'Tenet' Trailer Breakdown: Christopher Nolan Communicates With The Future

The new Tenet trailer is here (after debuting in...*checks notes*...Fornite), and to put it bluntly, it rules. Action-packed, full of stunning visuals, and, since it's a Christopher Nolan movie, mysterious as hell. While this trailer reveals the most about the film so far – for instance, it's not about time travel, even though it sure looked like it was – it's still shrouded in secrecy. In an attempt to figure out what the heck is going on here, I've compiled a Tenet trailer breakdown, just for you. So put on your cool suit and oxygen mask, and get ready to communicate with the future.

First, let's rewatch the trailer, shall we?

And now, here are the opening moments.

One of the many things I dig about this trailer: it finds a creative way to use the usually annoying "quick teaser in front of the trailer" trend that movie trailers have adopted. Rather than showcase footage of the trailer to come, Tenet uses some other moments to set the mood. "All I have for you is a word," says a character played by Martin Donovan. "It'll open the right doors, and some of the wrong ones, too." He's speaking to the lead character, played by John David Washington.

Washington proceeds to get into a fight with several goons in either a hotel or restaurant kitchen. He also has a moment where he looks on longingly as Elizabeth Debicki walks by (and why can blame him?) before she climbs into a car and drives off. Is there a romance blossoming between these characters? Is Nolan crafting a love story that doesn't have a dead wife in it for once? In the world of Tenet, anything is possible.

"To do what I do," we hear Washington say, "I need some idea of the threat we face." This narration takes place over a moment from the previous trailer: Washington and Robert Pattinson about to fall up a building. Sounds weird, but that's what happens – they start at the bottom and then propel upward, and it's clear they're not climbing, or being pulled. Instead, it looks like the footage is running in reverse. Another hint at the film's time-bending storyline.

As for that "threat" Washington is talking about, we hear a character played by Clémence Poésy saying: "As I understand it, we're trying to prevent World War III." This gives way to Washington in what appears to be some sort of lab (Poésy is even wearing a lab coat), approaching a tray of seemingly random items  – lenses, bolts, gears. And here comes the big reveal; the confirmation that all is not normal. "I'm not seeing armageddon here," Washington says. "No, something worse," replies Poésy. Washington has a hand hovering over the items, and one of them – a gear wheel – flies up into his hand, as if his hand is magnetic.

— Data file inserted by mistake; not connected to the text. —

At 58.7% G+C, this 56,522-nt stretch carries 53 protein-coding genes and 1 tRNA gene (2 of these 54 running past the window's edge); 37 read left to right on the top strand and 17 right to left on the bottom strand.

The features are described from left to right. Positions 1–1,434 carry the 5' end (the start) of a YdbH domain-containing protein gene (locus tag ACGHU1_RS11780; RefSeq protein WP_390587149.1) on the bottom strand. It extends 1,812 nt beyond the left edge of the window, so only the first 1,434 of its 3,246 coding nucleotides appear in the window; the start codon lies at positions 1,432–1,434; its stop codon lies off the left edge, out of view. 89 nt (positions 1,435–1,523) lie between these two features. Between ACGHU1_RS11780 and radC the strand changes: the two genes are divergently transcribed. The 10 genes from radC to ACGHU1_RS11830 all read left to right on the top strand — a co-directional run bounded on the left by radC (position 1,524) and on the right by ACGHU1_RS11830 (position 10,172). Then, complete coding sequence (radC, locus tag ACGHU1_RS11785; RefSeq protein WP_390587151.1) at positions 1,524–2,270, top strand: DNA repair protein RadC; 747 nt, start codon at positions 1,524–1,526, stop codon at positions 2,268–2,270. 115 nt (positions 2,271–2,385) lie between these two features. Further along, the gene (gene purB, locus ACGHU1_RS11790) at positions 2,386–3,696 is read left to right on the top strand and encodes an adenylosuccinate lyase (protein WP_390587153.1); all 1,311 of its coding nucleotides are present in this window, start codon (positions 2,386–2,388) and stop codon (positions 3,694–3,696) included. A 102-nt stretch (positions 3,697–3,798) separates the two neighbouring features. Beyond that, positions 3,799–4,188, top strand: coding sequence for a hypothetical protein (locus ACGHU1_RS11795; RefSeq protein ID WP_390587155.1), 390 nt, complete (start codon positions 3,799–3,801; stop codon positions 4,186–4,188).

Cut to: Michael Caine! All Christopher Nolan movies are required by law to have Michael Caine in them, and here he is. "I gather you have an interest in a certain Russian national," Caine says,

That Russian national is the film's villain, played by Kenneth Branagh. What's his deal? According to Washington, Branagh can "communicate with the future."

And just in case you were still thinking this is a time travel movie, we cut to Washington and Pattinson having a convo about Branagh and his ability to "communicate with the future." "Time travel?" Pattinson asks. "No," Washington replies. "Inversion." In other words, the characters aren't traveling back in time in a traditional sci-fi way. Instead, they're literally moving backward, as if someone is hitting a rewind button. Sound weird? It is weird. That's the point. "How is that not time travel?" you might be asking. Well...technically speaking, it kind of is. But Nolan obviously wants to avoid all the trappings and unanswerable questions that come with time travel movies, so he's attempting something different.

To illustrate inversion, we see Washington firing a gun at a giant rock. This giant rock is the one thing that's really throwing me in this trailer – why is the target a rock wall? Why not just a regular shooting range target? Is this rock blessed with special powers? Is it a chunk of Stonehenge, a la Halloween III: Season of the Witch? Or is it just a rock? Nolan, you bastard, answer me.

In any case, as Washington aims his gun, a bullet flies backward, into the chamber. "You're not shooting it," says Clémence Poésy's character. "You're catching it."